Warrington brings symbol of hope and peace to Derry~Londonderry Temple
March 14, 2015 | Nick Taylor
This week (Friday 20th March 2015) it is 22 years since the IRA bombing in Warrington that killed three-year-old Johnathan Ball and 12-year-old Tim Parry. On Monday 16th March 2015, a delegation from Warrington will travel to Northern Ireland to continue the work of reconciliation, friendship and peace that grew out of this incident.
The group will consist of Warrington faith and community representatives and members from the international Peace Centre that was built in memory of the boys. They will be joined by Harriet Vickers, the youngest survivor of the bombing, aged just 13 days at the time, and the daughter of Bronwen Vickers who died a year later, who has taken up a full time career in peace and reconciliation.
The delegation will visit Derry~Londonderry and the incredible Temple that has been built in Cordon Road Country Park, known locally as Kelly’s Field. They will carry with them a symbol to place inside the structure and to represent a collective desire for continued peace on our islands. The symbol will combine two elements of life – water and earth. The earth represented by a frame made of branch cuttings taken from the Peace Tree. The tree was planted at the tenth anniversary of the Warrington bombing and every year on the anniversary day, water is brought from the River of Life (see picture) memorial to the tree to coincide with the beginning of Spring.
In the frame will be a picture of the Centre set up in memory of the boys, and the home of inspirational work for peace globally; and also the continuing east-west dimension of ‘the Troubles’ peace process. Water from the River of Life will be brought to Temple and mixed with water from Northern Ireland to symbolise how at our basic elements we are all the same.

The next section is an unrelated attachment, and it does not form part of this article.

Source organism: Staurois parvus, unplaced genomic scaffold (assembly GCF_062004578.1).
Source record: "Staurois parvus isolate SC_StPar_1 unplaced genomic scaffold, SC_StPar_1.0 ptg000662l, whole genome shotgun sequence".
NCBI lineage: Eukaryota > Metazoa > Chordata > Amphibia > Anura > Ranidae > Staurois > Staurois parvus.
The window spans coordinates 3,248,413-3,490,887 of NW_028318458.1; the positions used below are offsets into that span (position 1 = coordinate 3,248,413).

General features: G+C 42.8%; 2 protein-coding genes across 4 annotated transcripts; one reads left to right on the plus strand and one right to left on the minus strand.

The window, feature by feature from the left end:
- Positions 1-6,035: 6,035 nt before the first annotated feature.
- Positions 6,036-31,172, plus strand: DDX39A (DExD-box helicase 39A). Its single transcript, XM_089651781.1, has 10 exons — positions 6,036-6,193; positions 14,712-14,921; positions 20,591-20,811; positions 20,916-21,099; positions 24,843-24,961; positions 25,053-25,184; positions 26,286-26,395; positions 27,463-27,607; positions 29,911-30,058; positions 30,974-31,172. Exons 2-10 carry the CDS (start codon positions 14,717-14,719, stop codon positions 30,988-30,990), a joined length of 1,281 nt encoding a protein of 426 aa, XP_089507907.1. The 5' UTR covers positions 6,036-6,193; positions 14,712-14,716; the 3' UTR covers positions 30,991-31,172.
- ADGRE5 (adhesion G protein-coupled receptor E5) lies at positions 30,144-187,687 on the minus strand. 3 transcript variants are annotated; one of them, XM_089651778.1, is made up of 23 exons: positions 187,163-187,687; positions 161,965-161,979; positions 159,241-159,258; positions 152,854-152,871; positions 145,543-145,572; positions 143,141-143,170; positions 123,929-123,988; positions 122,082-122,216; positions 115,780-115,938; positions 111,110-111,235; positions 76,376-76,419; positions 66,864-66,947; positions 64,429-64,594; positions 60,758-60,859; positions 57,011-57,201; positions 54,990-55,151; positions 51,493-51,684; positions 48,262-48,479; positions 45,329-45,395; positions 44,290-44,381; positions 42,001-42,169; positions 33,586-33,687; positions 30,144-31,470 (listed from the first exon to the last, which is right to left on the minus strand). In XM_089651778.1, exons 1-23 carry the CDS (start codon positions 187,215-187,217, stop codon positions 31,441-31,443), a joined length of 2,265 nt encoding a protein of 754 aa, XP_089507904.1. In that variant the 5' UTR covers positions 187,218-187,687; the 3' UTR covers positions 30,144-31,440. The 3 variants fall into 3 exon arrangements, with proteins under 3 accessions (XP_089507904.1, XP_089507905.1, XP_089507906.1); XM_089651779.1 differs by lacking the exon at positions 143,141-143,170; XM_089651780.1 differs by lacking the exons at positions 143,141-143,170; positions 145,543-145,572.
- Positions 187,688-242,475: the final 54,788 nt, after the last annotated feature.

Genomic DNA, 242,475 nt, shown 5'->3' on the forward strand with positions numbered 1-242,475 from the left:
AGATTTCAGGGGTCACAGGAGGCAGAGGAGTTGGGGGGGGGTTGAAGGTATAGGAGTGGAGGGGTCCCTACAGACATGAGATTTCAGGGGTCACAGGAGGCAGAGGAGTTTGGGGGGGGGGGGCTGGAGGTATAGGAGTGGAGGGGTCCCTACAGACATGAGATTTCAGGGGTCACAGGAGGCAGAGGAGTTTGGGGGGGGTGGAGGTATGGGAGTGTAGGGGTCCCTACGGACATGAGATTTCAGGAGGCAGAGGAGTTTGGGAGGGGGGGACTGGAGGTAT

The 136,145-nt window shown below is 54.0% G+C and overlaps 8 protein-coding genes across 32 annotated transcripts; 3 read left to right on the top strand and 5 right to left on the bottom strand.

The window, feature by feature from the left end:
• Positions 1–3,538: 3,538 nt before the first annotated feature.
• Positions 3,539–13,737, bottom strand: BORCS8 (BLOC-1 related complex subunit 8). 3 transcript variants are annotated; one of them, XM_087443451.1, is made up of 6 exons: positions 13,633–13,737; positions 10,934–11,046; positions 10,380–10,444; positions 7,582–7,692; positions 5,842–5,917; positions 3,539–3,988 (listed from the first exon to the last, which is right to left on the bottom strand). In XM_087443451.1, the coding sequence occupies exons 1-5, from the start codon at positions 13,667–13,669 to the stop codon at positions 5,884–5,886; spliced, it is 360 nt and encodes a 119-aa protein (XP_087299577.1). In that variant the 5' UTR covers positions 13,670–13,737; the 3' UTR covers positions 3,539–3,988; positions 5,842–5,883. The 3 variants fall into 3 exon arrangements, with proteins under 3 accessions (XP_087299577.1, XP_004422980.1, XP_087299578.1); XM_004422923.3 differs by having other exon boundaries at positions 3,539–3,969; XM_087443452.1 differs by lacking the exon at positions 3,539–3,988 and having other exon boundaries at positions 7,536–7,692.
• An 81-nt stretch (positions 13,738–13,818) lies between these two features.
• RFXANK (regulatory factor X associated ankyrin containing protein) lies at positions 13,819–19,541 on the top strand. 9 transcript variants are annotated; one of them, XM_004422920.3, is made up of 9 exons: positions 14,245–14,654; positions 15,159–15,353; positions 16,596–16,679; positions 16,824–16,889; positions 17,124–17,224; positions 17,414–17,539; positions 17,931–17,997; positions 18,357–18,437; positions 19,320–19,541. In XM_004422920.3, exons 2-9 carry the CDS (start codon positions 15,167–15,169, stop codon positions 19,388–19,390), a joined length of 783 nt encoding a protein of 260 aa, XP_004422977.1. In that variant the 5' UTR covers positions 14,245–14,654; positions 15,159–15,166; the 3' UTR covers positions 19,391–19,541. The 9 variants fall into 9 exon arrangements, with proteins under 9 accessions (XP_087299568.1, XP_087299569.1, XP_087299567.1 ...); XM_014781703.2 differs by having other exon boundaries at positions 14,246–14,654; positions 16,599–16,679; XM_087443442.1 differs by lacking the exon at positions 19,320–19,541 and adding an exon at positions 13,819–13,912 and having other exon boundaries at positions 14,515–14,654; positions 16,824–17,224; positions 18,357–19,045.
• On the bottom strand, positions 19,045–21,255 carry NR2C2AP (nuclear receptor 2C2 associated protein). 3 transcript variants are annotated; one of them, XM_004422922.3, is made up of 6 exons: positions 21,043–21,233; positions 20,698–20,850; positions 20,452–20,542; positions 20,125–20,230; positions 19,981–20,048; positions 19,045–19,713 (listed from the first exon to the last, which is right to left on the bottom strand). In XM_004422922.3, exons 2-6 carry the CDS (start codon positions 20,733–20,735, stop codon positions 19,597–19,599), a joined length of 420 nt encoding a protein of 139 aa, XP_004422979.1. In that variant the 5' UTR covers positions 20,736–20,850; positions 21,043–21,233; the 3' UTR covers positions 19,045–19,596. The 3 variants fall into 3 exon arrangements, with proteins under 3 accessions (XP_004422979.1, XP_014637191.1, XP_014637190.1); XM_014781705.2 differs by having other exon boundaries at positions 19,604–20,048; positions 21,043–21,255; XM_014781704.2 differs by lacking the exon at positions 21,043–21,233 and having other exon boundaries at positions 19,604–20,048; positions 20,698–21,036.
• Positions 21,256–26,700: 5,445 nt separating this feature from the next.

These two symbols of hope and life – water and earth – will be left in the Temple and then air and fire, the other two elements, will be added at the burn to create a symbolic desire for peace on our islands and beyond.
Nick Taylor, Chief Executive of the Foundation for Peace commented: “This is the beginning of the anniversary week and we are planning to visit a number of places both north and south, east and west. On Monday we will be in Derry~Londonderry to lay down this symbol of peace and friendship. Later in the day we will visit the City of Lisburn to meet the Mayor and to continue the friendship between the city and our town.
“On the day of the anniversary we will be joined by youth workers from Lisburn who are travelling to Warrington to be at our commemoration and then at the weekend our team will be in County Donegal working with many people who have experienced trauma before all travelling together to Derry~Londonderry to witness the Temple as it burns, bringing our life elements of earth, water, fire and air together in a symbolic hope for continued peace and reconciliation.”
The 22nd anniversary of the IRA Warrington Bombing will be commemorated at Bridge Street (the location of the bombing), Warrington at 12:00 on Friday 20th March 2015. A silence will be observed between 12:25 and 12:27 to coincide with the time the bomb2 exploded.
The following blog post gives more details about the visit and the symbolic contribution to the Derry~Londonderry Temple radical arts project: